Humans certainly aren’t the only salt-loving species—just observe a horse or rabbit go after a salt lick. But we are the only group that consciously adds salt to our food. Or so we thought. According to How Stuff Works, one group of Japanese monkeys have learned to season their food.
In the 1950s, researchers studying a population of macaques on Japan’s Koshima Island gave monkeys sweet potatoes in an effort to get them into the open and observe their behavior. Before eating the potatoes, the monkeys would brush off any dirt. One day, a female named Imo invented a better cleaning method—she washer her potato in a freshwater stream. Imo’s clan members picked up on her behavior and took it a step further: In 1965, researchers noted that Imo’s disciples had started washing and dipping their potatoes in salt water instead of fresh. They would wash the potatoes, then dip them back into the salt water between bites, suggesting that they liked the water’s salty flavor.
- Is Salt Actually Bad for You? Maybe Not, Says Study
- Before Fire, Slicing Meat Was Key to Evolution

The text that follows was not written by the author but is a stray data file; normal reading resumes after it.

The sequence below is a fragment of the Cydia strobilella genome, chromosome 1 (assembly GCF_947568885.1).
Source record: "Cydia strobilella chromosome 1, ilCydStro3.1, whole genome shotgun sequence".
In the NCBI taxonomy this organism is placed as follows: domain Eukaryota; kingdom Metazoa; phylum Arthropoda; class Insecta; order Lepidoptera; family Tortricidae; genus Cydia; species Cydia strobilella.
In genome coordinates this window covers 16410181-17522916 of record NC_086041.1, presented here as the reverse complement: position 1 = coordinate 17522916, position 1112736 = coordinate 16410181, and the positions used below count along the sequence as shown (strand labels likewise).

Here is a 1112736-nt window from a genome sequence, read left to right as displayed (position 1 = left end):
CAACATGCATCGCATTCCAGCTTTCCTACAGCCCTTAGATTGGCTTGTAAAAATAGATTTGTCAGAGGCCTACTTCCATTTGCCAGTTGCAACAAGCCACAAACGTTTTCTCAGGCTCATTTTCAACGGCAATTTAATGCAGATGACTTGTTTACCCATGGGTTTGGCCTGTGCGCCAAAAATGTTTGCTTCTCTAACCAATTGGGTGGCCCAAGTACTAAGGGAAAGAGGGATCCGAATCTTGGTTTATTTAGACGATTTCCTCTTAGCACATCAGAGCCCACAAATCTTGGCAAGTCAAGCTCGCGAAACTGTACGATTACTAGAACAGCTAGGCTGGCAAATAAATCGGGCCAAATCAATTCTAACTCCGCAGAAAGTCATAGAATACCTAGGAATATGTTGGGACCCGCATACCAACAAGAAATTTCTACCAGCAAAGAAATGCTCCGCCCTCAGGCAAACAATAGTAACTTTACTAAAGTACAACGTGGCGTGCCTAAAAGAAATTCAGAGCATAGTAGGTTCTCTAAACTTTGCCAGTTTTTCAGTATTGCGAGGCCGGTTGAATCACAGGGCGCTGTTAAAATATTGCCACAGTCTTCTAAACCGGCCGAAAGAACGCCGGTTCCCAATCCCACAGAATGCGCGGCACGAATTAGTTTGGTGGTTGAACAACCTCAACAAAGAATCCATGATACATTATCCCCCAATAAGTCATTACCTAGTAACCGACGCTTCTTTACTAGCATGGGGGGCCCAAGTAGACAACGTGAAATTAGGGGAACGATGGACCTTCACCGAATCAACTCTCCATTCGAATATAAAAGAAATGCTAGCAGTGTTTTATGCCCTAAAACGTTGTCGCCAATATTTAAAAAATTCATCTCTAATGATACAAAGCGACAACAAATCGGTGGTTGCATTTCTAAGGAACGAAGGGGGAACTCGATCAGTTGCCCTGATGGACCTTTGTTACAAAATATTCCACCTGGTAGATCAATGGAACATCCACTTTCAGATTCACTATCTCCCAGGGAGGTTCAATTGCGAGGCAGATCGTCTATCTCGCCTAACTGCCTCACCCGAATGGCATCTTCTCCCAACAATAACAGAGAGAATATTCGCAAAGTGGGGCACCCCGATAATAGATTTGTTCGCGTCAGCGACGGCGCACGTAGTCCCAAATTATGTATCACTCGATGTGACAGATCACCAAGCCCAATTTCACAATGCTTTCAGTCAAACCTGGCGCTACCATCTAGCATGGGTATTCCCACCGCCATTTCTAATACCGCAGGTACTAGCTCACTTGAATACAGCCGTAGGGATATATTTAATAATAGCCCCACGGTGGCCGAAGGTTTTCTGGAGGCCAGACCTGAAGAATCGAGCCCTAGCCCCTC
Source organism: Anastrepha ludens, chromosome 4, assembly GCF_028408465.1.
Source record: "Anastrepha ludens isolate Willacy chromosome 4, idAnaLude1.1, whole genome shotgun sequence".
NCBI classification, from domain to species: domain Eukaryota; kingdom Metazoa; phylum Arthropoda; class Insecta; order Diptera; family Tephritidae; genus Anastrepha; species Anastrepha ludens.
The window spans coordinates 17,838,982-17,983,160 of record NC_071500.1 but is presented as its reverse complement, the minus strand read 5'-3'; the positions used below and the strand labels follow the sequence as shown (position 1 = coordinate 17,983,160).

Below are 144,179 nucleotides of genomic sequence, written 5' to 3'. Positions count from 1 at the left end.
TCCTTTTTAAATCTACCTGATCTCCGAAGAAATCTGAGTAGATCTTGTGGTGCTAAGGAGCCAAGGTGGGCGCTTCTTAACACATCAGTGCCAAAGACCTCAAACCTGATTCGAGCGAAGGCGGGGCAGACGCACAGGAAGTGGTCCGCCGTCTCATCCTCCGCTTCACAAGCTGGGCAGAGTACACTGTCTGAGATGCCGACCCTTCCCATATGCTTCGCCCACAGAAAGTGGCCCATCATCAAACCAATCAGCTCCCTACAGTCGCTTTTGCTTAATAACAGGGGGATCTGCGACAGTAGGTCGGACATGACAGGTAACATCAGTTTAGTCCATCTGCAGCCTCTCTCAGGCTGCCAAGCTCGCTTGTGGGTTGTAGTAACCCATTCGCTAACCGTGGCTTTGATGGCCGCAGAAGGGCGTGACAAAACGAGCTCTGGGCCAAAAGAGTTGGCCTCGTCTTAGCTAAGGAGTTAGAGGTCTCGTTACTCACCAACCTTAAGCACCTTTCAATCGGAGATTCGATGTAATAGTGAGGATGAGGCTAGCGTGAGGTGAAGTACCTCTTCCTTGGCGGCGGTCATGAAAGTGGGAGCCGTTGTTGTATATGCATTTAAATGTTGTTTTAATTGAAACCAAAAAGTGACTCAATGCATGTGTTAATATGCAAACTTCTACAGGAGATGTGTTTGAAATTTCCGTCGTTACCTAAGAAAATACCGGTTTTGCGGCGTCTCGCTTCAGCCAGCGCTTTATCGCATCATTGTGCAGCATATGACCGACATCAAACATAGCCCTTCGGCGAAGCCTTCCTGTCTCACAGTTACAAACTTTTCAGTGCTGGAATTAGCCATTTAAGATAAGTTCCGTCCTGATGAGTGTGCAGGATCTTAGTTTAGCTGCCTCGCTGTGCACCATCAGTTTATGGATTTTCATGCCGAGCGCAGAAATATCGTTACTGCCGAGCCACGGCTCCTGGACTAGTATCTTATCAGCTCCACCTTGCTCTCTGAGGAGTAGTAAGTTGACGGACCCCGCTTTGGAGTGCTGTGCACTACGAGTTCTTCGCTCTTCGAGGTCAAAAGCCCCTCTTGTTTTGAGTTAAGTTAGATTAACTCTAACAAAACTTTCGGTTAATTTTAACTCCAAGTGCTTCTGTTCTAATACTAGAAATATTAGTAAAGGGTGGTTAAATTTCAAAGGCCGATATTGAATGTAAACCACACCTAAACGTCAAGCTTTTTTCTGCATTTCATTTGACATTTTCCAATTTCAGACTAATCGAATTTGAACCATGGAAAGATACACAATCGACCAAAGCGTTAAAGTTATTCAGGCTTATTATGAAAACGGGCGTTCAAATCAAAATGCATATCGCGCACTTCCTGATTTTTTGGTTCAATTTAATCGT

- Fish Sauce Is a Healthier Way to Get Your Salt Fix, Says Study
The Koshima study isn’t the only piece of evidence that suggests the snow monkeys could evolve into the world’s next top chefs. More recently, a group of macaques from Japan’s Kii peninsula were found to have a mutated gene that dulled their perception of bitter flavors. According to Discover, the monkeys with the mutation are less picky about what they eat. They’ll try anything from a bitter wild fruit called tachibana to human crops like cabbage and radishes, which their non-mutated brethren won’t touch. It’s a problem for local farmers (the bitter-loving monkeys keep stealing produce) but it’s an evolutionary boon for the macaques with the DNA aberration. The world is now their Las Vegas buffet.